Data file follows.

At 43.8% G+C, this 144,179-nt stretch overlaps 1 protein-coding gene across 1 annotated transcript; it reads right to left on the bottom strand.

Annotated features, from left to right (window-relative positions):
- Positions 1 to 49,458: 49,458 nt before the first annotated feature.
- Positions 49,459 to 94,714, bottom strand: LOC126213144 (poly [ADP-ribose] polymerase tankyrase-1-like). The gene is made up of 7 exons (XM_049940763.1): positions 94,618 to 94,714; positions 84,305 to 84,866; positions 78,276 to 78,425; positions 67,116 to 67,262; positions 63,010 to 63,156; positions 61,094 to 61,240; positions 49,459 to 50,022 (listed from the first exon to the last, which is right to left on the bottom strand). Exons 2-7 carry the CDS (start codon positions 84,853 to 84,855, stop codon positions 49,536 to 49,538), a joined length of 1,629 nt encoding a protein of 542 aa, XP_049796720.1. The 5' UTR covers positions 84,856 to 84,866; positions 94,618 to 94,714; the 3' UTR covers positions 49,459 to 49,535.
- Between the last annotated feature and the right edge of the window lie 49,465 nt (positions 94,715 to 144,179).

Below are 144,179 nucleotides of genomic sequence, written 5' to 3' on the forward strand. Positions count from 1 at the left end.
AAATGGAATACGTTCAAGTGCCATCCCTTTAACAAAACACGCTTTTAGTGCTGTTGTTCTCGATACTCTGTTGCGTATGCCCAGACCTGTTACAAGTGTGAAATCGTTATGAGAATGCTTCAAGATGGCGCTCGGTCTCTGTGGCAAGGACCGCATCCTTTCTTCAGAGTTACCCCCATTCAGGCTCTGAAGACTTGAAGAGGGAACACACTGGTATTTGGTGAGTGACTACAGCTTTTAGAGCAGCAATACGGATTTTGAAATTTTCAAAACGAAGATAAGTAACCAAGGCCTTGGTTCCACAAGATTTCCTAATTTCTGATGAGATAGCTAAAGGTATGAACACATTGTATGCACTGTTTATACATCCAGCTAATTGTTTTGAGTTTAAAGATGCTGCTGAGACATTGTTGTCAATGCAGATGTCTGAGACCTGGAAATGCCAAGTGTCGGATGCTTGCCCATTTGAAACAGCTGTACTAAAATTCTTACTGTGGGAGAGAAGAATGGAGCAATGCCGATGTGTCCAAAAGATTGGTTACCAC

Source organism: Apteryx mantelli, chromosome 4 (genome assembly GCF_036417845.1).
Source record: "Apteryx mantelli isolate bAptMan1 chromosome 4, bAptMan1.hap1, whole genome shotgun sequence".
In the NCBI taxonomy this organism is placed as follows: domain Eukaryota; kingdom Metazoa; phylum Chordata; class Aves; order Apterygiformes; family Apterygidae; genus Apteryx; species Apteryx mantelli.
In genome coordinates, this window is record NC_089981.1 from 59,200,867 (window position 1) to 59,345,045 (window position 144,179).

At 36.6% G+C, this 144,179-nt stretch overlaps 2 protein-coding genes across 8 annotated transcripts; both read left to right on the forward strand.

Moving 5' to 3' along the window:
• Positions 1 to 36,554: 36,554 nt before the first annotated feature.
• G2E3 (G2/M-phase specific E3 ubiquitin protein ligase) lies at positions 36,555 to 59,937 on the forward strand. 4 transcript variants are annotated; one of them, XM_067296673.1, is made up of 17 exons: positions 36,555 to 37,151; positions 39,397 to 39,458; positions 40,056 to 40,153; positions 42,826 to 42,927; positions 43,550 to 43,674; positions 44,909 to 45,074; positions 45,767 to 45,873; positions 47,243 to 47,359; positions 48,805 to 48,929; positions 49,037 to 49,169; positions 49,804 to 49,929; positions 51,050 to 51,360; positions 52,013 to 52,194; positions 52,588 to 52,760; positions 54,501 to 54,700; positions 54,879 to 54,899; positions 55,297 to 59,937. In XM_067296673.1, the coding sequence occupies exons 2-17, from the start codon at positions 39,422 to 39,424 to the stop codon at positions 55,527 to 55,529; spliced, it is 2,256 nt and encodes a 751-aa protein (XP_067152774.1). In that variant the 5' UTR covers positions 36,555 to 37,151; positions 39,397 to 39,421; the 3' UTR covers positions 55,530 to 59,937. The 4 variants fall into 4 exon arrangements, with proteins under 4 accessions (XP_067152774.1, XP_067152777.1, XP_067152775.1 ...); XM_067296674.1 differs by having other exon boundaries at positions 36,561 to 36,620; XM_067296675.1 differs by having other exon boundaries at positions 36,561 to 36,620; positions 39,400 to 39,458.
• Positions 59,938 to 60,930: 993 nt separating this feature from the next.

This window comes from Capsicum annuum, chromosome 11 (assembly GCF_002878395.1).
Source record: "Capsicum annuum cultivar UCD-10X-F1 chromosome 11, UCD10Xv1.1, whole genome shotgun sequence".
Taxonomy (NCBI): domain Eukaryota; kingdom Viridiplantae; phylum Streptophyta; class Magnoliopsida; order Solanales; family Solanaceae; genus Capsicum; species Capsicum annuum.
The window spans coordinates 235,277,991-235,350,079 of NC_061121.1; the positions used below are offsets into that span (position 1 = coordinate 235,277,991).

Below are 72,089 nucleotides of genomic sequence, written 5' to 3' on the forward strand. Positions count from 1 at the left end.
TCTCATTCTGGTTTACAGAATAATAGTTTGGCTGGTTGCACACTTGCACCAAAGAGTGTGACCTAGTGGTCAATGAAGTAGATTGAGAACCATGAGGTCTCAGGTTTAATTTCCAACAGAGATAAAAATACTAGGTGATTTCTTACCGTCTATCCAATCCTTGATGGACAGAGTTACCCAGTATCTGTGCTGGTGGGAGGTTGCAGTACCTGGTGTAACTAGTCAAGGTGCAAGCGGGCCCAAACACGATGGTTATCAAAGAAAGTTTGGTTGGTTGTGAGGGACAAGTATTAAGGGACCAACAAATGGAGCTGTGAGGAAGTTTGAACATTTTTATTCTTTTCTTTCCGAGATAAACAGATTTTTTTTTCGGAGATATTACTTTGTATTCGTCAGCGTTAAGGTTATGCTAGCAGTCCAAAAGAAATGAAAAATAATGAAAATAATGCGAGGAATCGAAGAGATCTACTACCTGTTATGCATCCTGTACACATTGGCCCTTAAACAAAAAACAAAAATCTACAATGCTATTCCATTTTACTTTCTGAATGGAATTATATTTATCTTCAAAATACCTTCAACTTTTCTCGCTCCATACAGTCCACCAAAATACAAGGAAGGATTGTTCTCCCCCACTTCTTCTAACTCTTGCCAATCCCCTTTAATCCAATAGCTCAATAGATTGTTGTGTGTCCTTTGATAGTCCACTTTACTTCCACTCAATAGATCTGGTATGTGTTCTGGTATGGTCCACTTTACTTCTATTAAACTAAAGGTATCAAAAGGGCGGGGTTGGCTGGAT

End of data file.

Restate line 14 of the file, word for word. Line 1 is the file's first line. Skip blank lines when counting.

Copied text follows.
• Positions 1 to 36,554: 36,554 nt before the first annotated feature.